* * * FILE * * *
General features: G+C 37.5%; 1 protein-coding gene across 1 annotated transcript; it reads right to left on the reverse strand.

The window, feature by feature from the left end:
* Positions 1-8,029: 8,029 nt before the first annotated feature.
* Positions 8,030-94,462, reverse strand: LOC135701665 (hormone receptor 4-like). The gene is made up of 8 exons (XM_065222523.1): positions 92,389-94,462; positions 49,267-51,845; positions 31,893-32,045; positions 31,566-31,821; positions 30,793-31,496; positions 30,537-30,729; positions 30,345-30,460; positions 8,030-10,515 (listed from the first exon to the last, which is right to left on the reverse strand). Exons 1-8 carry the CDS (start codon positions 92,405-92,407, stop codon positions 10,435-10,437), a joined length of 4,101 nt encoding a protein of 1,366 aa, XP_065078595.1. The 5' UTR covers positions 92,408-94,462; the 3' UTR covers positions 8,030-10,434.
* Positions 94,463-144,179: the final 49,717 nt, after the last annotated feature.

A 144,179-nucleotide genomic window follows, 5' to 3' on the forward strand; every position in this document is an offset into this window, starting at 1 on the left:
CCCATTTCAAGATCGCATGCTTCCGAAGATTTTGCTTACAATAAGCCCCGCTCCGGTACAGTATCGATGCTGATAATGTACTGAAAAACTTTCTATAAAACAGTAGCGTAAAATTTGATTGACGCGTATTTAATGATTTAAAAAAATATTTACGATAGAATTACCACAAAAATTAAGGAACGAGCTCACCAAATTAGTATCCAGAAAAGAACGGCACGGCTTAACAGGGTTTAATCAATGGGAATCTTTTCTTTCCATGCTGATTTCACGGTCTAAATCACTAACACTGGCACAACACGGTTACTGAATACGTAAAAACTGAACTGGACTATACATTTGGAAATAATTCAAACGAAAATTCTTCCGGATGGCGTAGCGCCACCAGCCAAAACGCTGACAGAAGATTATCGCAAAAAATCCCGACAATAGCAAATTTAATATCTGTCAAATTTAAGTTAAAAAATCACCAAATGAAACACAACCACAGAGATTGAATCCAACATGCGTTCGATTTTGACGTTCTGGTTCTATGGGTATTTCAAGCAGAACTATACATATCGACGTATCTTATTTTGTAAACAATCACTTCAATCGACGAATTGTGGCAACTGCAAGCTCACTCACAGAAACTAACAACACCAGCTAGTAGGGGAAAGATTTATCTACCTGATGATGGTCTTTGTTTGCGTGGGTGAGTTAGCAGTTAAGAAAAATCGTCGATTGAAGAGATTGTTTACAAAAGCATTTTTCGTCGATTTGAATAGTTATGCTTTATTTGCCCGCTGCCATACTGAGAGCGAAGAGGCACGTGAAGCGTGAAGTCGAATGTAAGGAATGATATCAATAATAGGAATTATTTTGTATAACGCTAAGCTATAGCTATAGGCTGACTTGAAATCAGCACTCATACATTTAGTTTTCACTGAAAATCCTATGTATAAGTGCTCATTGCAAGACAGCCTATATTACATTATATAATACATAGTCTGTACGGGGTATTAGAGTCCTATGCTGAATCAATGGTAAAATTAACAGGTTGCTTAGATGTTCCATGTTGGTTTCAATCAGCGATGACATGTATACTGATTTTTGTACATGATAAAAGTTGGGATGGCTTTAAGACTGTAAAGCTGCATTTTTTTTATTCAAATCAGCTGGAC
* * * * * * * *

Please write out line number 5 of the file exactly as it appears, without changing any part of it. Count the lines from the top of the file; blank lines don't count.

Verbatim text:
* Positions 94,463-144,179: the final 49,717 nt, after the last annotated feature.